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TT-AFM noise floor measurement

 

This procedure can also be applied to other AFMWorkshop instruments. For tip-scanning instruments such as the LS-AFM or NP-AFM, the results will show larger noise floors, while for the HR-AFM, extremely lownoise floors can be achieved. The TT2-AFM is practically identical to the first-gen TT-AFM in terms of noise floor.

 

 

Procedure

 

1. Place a clean silicon calibration sample on the scanner.
2. Place a new probe in the instrument.
3. For this comparison, use vibrating mode. Setup the optical alignment and Tune Frequency as normal.
4. Select parameters to test are listed below. note that for a fair comparison, you can use parameters relevant to your typical measurements. The parameters described here, will give you an “ideal” value, i.e the best result possible.

 

Suggested parameters 

Parameter

Suggested value

X Gain %

0

Y Gain %

0

XY HV Gain

Initially 1 (note it should be 0 for the actual measurement)

Z HV Gain

3*

Image Add

Off

Z Feedback values

Values you typically  use, for example Gain 1.5, Proportional 150, Integral 1500

Lines

128

speed

1 Hz

Left Image

Z_DRIVE

Samples/Pixel

25

 

* Z HV Gain is the most important parameter controlling the noise,  if the measurement is being made under low-noise conditions. Lower values will give lower values. However, lower values also decrease the overall z range of the scanner, making approaching problematic in non-ideal conditions. For a 17 microns scanner, decreasing this value may reduce noise further. Below a value of 3, it's unlikely to improve noise much.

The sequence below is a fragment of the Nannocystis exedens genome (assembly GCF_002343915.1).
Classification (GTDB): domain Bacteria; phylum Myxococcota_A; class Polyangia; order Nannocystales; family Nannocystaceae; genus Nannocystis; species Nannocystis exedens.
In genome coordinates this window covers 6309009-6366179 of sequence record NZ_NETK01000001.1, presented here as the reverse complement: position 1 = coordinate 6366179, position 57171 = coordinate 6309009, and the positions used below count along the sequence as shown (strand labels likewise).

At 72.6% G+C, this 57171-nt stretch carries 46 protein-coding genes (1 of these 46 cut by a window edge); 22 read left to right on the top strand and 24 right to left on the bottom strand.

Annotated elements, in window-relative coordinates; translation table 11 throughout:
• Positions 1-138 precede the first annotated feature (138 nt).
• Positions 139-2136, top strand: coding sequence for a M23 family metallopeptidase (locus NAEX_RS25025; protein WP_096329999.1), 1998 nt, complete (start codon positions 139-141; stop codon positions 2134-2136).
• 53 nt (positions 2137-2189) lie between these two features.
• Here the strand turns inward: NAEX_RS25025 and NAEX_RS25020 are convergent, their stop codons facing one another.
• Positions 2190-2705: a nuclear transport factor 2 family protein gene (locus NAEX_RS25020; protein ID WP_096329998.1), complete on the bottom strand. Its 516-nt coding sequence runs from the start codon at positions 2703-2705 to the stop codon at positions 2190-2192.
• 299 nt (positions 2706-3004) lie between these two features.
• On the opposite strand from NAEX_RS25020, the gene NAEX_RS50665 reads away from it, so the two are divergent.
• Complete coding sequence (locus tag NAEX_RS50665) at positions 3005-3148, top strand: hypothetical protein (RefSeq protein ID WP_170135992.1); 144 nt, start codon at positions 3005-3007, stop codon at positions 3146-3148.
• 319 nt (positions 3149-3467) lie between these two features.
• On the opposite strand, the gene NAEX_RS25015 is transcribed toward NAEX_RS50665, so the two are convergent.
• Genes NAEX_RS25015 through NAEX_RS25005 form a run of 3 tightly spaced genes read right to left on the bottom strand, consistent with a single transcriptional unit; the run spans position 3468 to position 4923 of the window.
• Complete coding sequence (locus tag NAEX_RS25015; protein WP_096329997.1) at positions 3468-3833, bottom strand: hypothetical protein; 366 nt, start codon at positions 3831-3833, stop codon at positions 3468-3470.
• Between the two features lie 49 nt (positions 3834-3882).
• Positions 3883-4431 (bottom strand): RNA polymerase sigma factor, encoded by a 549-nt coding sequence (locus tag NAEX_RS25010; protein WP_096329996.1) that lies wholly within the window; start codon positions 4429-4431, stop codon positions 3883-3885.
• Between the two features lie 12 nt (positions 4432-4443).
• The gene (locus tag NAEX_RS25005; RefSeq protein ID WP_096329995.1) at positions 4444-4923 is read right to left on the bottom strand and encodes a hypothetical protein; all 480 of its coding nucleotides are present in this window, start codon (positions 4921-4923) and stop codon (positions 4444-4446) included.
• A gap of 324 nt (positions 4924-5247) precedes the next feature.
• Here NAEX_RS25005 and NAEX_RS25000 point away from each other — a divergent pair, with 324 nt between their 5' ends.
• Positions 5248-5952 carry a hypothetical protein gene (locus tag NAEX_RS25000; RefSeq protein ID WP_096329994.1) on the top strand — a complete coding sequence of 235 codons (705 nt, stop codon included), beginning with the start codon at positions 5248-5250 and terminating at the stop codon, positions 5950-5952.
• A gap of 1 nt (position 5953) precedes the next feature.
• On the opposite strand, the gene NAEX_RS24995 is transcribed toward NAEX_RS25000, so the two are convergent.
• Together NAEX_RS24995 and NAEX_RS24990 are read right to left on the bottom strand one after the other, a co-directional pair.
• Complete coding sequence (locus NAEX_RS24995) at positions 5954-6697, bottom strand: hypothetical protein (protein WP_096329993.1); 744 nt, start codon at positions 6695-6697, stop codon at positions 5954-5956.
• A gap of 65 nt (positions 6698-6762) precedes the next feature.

Note that you can use any different parameters you like for this, and they can and will alter the results that you get. Also, the instrument should be properly calibrated in z to allow comparison with any other values. Be aware that tip approach with Z HV gain at 5 will be slow, and some post-approach adjustments might be necessary.(i.e Jog Down).

 

5. Go into feedback, and scan an image of a small area of the surface (XY HV Gain of 1). The image should be clean, with very few features visible. Ensure you end the scan with the probe on a flat part of the sample.

6. Withdraw probe.

7. Set scan size to 0, by using XY HV Gain = 0.

8. Approach surface again.

 

NOTE: It is important that you go into feedback on the surface in the same way as you did when you scanned an image. If you go into false feedback (probe almost but not quite, on the surface), you will not make a valid noise floor measurement.

9. Scan another image. No sample features should appear, as scan size is zero. The image may look something like the image below, or have some regular patterns in it.

noise-floor
1
0. Save the file, and open the Left image -  z piezo drive file (height image) in gwyddion.
11. Apply a 1st order polynomial levelling (fit linear).
12. Use “Statistical Quantities” and record the RMS average roughness (Sq). This is the noise floor

You should get a value of <1 angstrom (Gwyddion reports this in picometers, typically, so you expect to see a value of <100 pm).

If you do not get a satisfactory value, try removing sources of external vibration (other machinery, acoustic noise, unnecessary cables) from the instrument. Ensure probe and sample are grounded. Ensure that the vibration isolation system is setup properly.

Typical values found in a TT-AFM in an acoustically shielding box, with bungee-cord type isolation, would be 0.3 to 0.6 angstrom, 300 to 600 pm. Significant external noise will increase this.

You should be able to achieve at least the value specified by AFM workshop on the instrument specification sheet which was delivered with your instrument.

For an AFMWorkshop HR-AFM, achievable nosie floors can be less than 100 pm.


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